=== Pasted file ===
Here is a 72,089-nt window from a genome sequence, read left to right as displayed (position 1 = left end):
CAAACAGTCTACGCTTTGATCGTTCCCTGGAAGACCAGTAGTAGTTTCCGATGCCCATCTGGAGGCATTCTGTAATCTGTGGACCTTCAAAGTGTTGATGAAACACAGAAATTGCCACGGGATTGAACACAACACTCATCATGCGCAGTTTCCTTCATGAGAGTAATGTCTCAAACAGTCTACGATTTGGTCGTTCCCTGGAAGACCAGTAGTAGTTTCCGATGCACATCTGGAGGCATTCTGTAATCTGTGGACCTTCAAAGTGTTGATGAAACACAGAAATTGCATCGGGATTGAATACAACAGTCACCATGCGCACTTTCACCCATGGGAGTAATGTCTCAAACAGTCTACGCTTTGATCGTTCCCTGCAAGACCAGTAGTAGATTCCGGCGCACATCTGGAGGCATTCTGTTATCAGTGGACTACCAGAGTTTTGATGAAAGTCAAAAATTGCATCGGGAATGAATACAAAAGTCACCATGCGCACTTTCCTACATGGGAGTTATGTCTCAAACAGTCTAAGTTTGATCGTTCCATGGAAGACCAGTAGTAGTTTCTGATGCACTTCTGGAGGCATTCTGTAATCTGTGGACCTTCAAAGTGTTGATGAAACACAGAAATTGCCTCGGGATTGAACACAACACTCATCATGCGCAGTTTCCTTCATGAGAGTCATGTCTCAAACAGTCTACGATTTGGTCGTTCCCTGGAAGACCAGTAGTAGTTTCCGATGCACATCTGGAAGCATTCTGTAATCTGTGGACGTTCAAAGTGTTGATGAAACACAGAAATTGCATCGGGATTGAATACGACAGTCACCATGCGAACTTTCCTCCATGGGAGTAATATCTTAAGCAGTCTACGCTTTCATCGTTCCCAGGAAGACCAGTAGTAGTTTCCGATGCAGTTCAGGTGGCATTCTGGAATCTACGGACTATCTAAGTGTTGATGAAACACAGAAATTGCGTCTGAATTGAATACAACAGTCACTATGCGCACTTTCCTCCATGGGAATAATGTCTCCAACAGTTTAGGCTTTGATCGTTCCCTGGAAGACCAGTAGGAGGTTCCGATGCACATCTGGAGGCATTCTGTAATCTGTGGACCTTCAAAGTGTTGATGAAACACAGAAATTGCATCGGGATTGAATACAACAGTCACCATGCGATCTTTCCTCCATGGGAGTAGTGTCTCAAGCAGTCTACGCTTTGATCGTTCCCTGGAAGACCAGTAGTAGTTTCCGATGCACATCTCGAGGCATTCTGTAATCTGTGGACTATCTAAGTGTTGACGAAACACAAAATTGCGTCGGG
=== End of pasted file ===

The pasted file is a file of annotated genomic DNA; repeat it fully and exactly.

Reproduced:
Here is a 72,089-nt window from a genome sequence, read left to right as displayed (position 1 = left end):
CAAACAGTCTACGCTTTGATCGTTCCCTGGAAGACCAGTAGTAGTTTCCGATGCCCATCTGGAGGCATTCTGTAATCTGTGGACCTTCAAAGTGTTGATGAAACACAGAAATTGCCACGGGATTGAACACAACACTCATCATGCGCAGTTTCCTTCATGAGAGTAATGTCTCAAACAGTCTACGATTTGGTCGTTCCCTGGAAGACCAGTAGTAGTTTCCGATGCACATCTGGAGGCATTCTGTAATCTGTGGACCTTCAAAGTGTTGATGAAACACAGAAATTGCATCGGGATTGAATACAACAGTCACCATGCGCACTTTCACCCATGGGAGTAATGTCTCAAACAGTCTACGCTTTGATCGTTCCCTGCAAGACCAGTAGTAGATTCCGGCGCACATCTGGAGGCATTCTGTTATCAGTGGACTACCAGAGTTTTGATGAAAGTCAAAAATTGCATCGGGAATGAATACAAAAGTCACCATGCGCACTTTCCTACATGGGAGTTATGTCTCAAACAGTCTAAGTTTGATCGTTCCATGGAAGACCAGTAGTAGTTTCTGATGCACTTCTGGAGGCATTCTGTAATCTGTGGACCTTCAAAGTGTTGATGAAACACAGAAATTGCCTCGGGATTGAACACAACACTCATCATGCGCAGTTTCCTTCATGAGAGTCATGTCTCAAACAGTCTACGATTTGGTCGTTCCCTGGAAGACCAGTAGTAGTTTCCGATGCACATCTGGAAGCATTCTGTAATCTGTGGACGTTCAAAGTGTTGATGAAACACAGAAATTGCATCGGGATTGAATACGACAGTCACCATGCGAACTTTCCTCCATGGGAGTAATATCTTAAGCAGTCTACGCTTTCATCGTTCCCAGGAAGACCAGTAGTAGTTTCCGATGCAGTTCAGGTGGCATTCTGGAATCTACGGACTATCTAAGTGTTGATGAAACACAGAAATTGCGTCTGAATTGAATACAACAGTCACTATGCGCACTTTCCTCCATGGGAATAATGTCTCCAACAGTTTAGGCTTTGATCGTTCCCTGGAAGACCAGTAGGAGGTTCCGATGCACATCTGGAGGCATTCTGTAATCTGTGGACCTTCAAAGTGTTGATGAAACACAGAAATTGCATCGGGATTGAATACAACAGTCACCATGCGATCTTTCCTCCATGGGAGTAGTGTCTCAAGCAGTCTACGCTTTGATCGTTCCCTGGAAGACCAGTAGTAGTTTCCGATGCACATCTCGAGGCATTCTGTAATCTGTGGACTATCTAAGTGTTGACGAAACACAAAATTGCGTCGGG